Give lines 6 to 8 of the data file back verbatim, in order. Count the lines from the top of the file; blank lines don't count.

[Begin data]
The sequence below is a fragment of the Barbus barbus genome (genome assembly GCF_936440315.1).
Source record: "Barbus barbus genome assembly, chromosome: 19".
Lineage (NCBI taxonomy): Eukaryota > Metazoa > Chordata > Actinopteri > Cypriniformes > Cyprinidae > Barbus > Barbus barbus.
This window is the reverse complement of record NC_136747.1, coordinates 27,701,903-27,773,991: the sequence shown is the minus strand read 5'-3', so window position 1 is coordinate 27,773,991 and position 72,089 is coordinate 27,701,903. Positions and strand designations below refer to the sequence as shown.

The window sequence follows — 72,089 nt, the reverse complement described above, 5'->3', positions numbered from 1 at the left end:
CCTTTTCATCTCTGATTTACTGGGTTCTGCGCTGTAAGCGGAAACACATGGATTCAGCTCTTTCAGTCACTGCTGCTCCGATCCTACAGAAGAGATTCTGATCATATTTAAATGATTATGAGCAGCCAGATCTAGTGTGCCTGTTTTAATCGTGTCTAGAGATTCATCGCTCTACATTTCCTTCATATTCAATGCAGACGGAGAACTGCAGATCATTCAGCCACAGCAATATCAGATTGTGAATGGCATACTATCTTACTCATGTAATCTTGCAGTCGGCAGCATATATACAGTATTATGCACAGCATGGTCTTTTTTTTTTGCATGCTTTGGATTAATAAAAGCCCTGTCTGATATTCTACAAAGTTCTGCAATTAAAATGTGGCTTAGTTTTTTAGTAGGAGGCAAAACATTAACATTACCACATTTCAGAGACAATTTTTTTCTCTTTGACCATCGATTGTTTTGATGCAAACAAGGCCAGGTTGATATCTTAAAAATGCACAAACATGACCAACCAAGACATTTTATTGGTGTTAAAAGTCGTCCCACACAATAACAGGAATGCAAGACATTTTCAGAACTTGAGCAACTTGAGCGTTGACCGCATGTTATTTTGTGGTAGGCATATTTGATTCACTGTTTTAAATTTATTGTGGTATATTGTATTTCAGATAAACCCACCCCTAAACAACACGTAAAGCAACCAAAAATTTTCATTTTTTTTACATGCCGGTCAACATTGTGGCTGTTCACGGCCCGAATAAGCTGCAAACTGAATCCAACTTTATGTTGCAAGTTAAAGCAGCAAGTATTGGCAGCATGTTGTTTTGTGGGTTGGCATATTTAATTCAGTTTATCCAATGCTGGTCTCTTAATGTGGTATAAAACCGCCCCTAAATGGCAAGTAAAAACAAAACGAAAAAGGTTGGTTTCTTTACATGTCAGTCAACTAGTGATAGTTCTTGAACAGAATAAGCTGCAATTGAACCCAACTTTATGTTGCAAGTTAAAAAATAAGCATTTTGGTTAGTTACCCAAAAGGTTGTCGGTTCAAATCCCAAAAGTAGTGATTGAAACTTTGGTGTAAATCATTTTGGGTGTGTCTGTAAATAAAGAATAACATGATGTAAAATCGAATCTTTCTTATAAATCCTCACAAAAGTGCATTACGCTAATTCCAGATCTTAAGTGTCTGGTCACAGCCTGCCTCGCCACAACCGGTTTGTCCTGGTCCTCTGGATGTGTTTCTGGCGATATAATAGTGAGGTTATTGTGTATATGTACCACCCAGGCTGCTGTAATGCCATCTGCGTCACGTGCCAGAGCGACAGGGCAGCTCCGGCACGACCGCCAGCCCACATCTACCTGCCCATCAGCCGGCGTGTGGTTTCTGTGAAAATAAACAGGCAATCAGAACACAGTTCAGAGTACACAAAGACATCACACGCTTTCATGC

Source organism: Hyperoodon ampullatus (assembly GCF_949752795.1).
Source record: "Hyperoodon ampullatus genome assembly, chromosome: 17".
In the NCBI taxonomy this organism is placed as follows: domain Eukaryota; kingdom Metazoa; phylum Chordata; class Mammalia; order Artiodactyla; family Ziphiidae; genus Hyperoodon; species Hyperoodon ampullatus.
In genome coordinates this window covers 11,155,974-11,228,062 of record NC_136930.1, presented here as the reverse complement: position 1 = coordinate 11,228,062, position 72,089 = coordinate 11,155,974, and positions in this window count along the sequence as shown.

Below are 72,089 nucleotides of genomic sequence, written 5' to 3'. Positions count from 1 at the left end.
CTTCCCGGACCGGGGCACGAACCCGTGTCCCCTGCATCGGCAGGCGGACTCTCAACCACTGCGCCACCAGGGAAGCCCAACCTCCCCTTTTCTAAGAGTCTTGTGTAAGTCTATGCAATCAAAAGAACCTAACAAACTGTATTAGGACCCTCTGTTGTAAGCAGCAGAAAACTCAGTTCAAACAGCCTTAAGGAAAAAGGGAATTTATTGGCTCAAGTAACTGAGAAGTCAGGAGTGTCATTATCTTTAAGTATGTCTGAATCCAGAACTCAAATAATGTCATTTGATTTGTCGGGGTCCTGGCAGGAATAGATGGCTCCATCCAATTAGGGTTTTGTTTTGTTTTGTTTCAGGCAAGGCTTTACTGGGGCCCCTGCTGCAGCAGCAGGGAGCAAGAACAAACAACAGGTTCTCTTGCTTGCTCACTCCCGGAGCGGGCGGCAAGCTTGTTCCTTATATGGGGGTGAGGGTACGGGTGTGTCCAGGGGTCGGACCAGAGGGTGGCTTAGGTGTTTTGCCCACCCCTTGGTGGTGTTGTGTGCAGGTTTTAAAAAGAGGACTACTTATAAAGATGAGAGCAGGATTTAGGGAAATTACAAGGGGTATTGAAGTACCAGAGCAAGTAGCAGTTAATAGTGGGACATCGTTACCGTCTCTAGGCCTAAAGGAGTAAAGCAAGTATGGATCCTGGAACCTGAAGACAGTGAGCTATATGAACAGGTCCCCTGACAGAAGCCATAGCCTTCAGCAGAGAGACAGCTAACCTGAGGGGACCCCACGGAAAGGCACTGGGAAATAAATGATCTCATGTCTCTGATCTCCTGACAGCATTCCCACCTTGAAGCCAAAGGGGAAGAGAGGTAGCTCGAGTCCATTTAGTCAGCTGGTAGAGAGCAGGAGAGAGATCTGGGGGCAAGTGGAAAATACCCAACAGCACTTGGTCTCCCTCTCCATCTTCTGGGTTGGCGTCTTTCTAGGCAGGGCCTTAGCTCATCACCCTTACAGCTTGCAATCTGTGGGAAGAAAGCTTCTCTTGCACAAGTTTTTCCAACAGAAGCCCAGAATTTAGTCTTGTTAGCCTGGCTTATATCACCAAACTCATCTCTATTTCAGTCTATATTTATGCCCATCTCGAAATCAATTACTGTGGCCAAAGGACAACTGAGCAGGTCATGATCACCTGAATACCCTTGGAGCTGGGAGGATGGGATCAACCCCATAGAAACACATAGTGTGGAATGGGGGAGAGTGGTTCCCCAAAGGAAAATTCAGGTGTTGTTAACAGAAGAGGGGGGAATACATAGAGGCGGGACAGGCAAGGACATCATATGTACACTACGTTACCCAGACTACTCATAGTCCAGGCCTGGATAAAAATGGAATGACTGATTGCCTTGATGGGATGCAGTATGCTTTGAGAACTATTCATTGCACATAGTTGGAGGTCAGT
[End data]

CCTTTTCATCTCTGATTTACTGGGTTCTGCGCTGTAAGCGGAAACACATGGATTCAGCTCTTTCAGTCACTGCTGCTCCGATCCTACAGAAGAGATTCTGATCATATTTAAATGATTATGAGCAGCCAGATCTAGTGTGCCTGTTTTAATCGTGTCTAGAGATTCATCGCTCTACATTTCCTTCATATTCAATGCAGACGGAGAACTGCAGATCATTCAGCCACAGCAATATCAGATTGTGAATGGCATACTATCTTACTCATGTAATCTTGCAGTCGGCAGCATATATACAGTATTATGCACAGCATGGTCTTTTTTTTTTGCATGCTTTGGATTAATAAAAGCCCTGTCTGATATTCTACAAAGTTCTGCAATTAAAATGTGGCTTAGTTTTTTAGTAGGAGGCAAAACATTAACATTACCACATTTCAGAGACAATTTTTTTCTCTTTGACCATCGATTGTTTTGATGCAAACAAGGCCAGGTTGATATCTTAAAAATGCACAAACATGACCAACCAAGACATTTTATTGGTGTTAAAAGTCGTCCCACACAATAACAGGAATGCAAGACATTTTCAGAACTTGAGCAACTTGAGCGTTGACCGCATGTTATTTTGTGGTAGGCATATTTGATTCACTGTTTTAAATTTATTGTGGTATATTGTATTTCAGATAAACCCACCCCTAAACAACACGTAAAGCAACCAAAAATTTTCATTTTTTTTACATGCCGGTCAACATTGTGGCTGTTCACGGCCCGAATAAGCTGCAAACTGAATCCAACTTTATGTTGCAAGTTAAAGCAGCAAGTATTGGCAGCATGTTGTTTTGTGGGTTGGCATATTTAATTCAGTTTATCCAATGCTGGTCTCTTAATGTGGTATAAAACCGCCCCTAAATGGCAAGTAAAAACAAAACGAAAAAGGTTGGTTTCTTTACATGTCAGTCAACTAGTGATAGTTCTTGAACAGAATAAGCTGCAATTGAACCCAACTTTATGTTGCAAGTTAAAAAATAAGCATTTTGGTTAGTTACCCAAAAGGTTGTCGGTTCAAATCCCAAAAGTAGTGATTGAAACTTTGGTGTAAATCATTTTGGGTGTGTCTGTAAATAAAGAATAACATGATGTAAAATCGAATCTTTCTTATAAATCCTCACAAAAGTGCATTACGCTAATTCCAGATCTTAAGTGTCTGGTCACAGCCTGCCTCGCCACAACCGGTTTGTCCTGGTCCTCTGGATGTGTTTCTGGCGATATAATAGTGAGGTTATTGTGTATATGTACCACCCAGGCTGCTGTAATGCCATCTGCGTCACGTGCCAGAGCGACAGGGCAGCTCCGGCACGACCGCCAGCCCACATCTACCTGCCCATCAGCCGGCGTGTGGTTTCTGTGAAAATAAACAGGCAATCAGAACACAGTTCAGAGTACACAAAGACATCACACGCTTTCATGC

Source organism: Hyperoodon ampullatus (assembly GCF_949752795.1).
Source record: "Hyperoodon ampullatus genome assembly, chromosome: 17".